Consult the Cat
This spring, the Administrative Training Package is on Marketing and Merchandising Collections. The Cat is tolerated at all programs by the State Library staff, since she is a heavy library user. One of the topics focused on in Marketing and Merchandising is Readers Advisory. Resources for men and boys came up for special discussion since those users need conscious attention in many public libraries.
With male cats, the Cat comments, it very much depends on which population you are talking about. Tomcats are tomcats. They are more capable of analytic thinking and strategic planning than they are given credit for, but they are hardly homebodies and they are pragmatic to the max. Timcats are timcats. They are more placid, more affectionate and more playful. On the whole, the Cat prefers them. She wasn’t planning on having kittens anyway.
With human males, matters are rather more complicated. Since both sexes are still trying to figure out what makes human males tick, it is hardly a subject that can be addressed here. But librarians have come to realize that there is an unintentional neglect of library materials for males in many public libraries.
The problem isn’t that hard to solve, once it is addressed. But it isn’t enough to start buying with men and boys in mind. They tend to like convenience. Special displays, targeted to their needs and clearly labeled, would often be much to their taste.
There are some obvious candidates: lifeskills, how-to books, political topics, history, nonfiction that reads like fiction, hardboiled mysteries, science fiction, speculative fiction, westerns. Healthcare and financial advice are of equal interest to both sexes but both do well in displays.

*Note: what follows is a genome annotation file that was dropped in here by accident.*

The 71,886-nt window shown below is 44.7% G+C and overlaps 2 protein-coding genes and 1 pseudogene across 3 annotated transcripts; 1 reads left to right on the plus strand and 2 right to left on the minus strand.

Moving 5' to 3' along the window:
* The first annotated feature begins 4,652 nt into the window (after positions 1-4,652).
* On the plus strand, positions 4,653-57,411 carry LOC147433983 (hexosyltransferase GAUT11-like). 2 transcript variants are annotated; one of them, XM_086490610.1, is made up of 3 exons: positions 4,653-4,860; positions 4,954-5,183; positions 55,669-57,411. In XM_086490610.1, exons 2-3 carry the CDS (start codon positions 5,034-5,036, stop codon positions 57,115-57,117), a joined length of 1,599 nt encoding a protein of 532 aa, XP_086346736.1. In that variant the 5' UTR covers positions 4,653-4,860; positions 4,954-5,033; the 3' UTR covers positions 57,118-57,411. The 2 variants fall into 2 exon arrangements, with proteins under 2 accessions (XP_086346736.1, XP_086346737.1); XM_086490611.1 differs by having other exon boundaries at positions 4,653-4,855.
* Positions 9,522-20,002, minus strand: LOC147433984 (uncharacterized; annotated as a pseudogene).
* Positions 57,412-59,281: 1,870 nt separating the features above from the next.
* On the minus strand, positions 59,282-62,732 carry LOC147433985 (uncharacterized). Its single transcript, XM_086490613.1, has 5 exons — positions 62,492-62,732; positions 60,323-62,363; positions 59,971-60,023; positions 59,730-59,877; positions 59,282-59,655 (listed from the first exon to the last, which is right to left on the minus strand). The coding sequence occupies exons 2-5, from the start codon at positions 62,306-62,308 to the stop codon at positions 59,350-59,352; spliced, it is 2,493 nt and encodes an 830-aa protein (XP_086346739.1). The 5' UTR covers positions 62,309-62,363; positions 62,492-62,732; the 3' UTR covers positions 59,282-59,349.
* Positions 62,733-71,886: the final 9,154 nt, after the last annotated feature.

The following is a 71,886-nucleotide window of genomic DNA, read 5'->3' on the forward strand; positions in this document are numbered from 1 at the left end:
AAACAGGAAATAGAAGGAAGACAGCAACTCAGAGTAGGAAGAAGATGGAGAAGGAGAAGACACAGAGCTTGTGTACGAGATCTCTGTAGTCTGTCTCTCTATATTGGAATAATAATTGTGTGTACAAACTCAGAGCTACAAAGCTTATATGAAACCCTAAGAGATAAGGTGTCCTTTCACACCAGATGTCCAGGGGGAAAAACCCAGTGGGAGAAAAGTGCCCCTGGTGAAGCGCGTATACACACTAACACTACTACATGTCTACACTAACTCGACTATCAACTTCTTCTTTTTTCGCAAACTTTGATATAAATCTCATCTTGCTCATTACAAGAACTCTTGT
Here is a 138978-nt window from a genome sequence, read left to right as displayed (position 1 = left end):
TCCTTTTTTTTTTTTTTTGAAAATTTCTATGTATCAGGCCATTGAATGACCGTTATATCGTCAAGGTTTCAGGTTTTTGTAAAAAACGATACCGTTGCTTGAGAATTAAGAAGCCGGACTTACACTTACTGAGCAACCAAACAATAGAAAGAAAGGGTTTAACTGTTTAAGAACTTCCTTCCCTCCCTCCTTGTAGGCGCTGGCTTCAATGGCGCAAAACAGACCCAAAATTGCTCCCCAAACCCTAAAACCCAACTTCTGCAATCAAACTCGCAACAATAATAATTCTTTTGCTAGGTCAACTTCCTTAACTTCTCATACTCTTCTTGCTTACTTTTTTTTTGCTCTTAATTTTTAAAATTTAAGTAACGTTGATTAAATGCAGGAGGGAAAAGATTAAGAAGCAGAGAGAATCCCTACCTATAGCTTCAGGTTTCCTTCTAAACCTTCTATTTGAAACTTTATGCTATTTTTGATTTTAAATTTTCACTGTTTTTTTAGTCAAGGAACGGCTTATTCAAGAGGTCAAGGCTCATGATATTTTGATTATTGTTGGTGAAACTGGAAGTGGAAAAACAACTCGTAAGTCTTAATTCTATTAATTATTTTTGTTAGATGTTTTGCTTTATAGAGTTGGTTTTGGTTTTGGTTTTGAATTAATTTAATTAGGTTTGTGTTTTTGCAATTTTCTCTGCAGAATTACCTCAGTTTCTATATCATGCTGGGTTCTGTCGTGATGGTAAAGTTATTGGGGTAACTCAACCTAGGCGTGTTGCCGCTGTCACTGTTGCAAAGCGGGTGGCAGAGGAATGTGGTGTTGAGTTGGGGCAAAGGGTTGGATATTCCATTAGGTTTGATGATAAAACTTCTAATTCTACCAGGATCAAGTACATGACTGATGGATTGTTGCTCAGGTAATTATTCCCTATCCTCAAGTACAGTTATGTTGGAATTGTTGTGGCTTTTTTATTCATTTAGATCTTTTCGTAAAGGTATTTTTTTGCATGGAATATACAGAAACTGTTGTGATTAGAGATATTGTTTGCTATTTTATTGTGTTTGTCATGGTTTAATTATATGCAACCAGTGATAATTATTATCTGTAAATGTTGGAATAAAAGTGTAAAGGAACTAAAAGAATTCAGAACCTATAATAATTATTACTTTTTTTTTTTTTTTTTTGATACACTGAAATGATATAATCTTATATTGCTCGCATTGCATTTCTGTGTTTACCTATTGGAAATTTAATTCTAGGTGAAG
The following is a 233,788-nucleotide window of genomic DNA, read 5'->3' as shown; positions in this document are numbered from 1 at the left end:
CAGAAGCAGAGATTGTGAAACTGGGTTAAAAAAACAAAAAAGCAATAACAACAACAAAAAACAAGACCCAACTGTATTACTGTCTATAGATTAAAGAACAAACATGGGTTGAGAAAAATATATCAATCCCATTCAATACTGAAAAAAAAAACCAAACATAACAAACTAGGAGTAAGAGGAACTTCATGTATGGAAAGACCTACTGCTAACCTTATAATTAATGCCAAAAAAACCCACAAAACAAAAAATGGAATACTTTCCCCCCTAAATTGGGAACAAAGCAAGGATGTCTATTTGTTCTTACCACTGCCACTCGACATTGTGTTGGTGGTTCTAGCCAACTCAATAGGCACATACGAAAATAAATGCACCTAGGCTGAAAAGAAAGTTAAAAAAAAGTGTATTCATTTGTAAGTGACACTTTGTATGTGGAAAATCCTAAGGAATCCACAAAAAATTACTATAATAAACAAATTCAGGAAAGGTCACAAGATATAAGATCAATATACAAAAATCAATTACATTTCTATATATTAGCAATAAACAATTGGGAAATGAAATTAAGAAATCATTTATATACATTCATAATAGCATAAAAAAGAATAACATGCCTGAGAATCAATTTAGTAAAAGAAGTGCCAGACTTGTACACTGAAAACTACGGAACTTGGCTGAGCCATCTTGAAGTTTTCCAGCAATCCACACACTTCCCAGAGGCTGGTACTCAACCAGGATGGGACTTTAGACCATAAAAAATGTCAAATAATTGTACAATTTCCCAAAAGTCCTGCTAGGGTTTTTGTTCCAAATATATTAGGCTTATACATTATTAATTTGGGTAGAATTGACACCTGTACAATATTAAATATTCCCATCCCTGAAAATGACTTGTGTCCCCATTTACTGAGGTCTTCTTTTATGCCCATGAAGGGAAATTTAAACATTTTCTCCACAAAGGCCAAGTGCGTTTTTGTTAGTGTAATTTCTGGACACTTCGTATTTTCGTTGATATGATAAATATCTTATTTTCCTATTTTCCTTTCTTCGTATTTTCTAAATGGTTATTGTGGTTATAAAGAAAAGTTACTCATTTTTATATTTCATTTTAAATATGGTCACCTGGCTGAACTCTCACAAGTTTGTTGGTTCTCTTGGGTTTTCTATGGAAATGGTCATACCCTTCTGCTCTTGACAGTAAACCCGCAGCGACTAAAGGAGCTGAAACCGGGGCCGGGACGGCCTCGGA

In a small library, which is strained financially just keeping up with current offerings, it is mostly a matter of adjusted vision. Reviewing booklists really helps to develop the change in perspective.
Readers Advisory has become such a broad field that the Cat has an uneasy feeling that she could be missing the obvious. But several sites have recently been recommended. Booksforboys.com (http:www.booksforboys.com) is very usable. It has links that are clearly divided by both age and topic.
One administrative training classmate recommended Guys Read, maintained by Jon Scieszka. It is a very usable site, if not very deep. The participant commented that the search function appears to be broken. It still is.
If you are bored and restless and in the mood for a deep site, GuysLitWire is really worth exploring. It is not that easy to use but wandering around in it can give a broad idea of what appeals to men and turn up some fresh ideas for purchase. Also, it is not limited to books.
Simply googling Nonfiction that Reads Like Fiction always turns up some great resources. The Cat is very fond of the Palm Beach County Library System’s website. She has raved about it before. Lists of “Bests” and “Overbooked” also offer some good sources.
The Austin Public Library’s Teen Book Lists (http:www.connectedyouth.org/books) is a wonderful and comprehensive list.
Much more specialized, but quite interesting, is the Michigan City Public Library’s War Booklists (http:www.mclib.org/booklistswar.htm). It covers the subject war by war and force by force.
The best resource for boys can also be the most elusive. Boys that read, whatever they read, and are willing to help are a priceless resource. The same is true of teens in general. The same is true of men.
If you have resources you especially like, please post a response to this column. That would certainly earn a purr from the